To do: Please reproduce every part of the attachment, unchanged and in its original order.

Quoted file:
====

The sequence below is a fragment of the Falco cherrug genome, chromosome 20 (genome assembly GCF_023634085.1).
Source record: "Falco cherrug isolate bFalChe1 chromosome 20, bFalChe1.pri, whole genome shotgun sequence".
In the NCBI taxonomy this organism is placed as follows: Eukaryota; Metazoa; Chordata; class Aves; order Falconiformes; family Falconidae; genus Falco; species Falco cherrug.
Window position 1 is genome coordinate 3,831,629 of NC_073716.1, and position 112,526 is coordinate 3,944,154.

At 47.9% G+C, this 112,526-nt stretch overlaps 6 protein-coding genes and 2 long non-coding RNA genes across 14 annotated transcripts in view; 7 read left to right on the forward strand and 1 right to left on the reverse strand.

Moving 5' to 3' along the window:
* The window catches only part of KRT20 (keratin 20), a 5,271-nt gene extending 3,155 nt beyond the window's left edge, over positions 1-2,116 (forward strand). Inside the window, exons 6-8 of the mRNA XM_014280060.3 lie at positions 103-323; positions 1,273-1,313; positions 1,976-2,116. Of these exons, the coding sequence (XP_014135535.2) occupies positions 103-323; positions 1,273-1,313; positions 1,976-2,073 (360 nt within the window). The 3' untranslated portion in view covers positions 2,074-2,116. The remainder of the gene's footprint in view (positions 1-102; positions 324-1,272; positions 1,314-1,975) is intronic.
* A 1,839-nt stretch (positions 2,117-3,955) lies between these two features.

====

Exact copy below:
The sequence below is a fragment of the Falco cherrug genome, chromosome 20 (genome assembly GCF_023634085.1).
Source record: "Falco cherrug isolate bFalChe1 chromosome 20, bFalChe1.pri, whole genome shotgun sequence".
In the NCBI taxonomy this organism is placed as follows: Eukaryota; Metazoa; Chordata; class Aves; order Falconiformes; family Falconidae; genus Falco; species Falco cherrug.
Window position 1 is genome coordinate 3,831,629 of NC_073716.1, and position 112,526 is coordinate 3,944,154.

At 47.9% G+C, this 112,526-nt stretch overlaps 6 protein-coding genes and 2 long non-coding RNA genes across 14 annotated transcripts in view; 7 read left to right on the forward strand and 1 right to left on the reverse strand.

Moving 5' to 3' along the window:
* The window catches only part of KRT20 (keratin 20), a 5,271-nt gene extending 3,155 nt beyond the window's left edge, over positions 1-2,116 (forward strand). Inside the window, exons 6-8 of the mRNA XM_014280060.3 lie at positions 103-323; positions 1,273-1,313; positions 1,976-2,116. Of these exons, the coding sequence (XP_014135535.2) occupies positions 103-323; positions 1,273-1,313; positions 1,976-2,073 (360 nt within the window). The 3' untranslated portion in view covers positions 2,074-2,116. The remainder of the gene's footprint in view (positions 1-102; positions 324-1,272; positions 1,314-1,975) is intronic.
* A 1,839-nt stretch (positions 2,117-3,955) lies between these two features.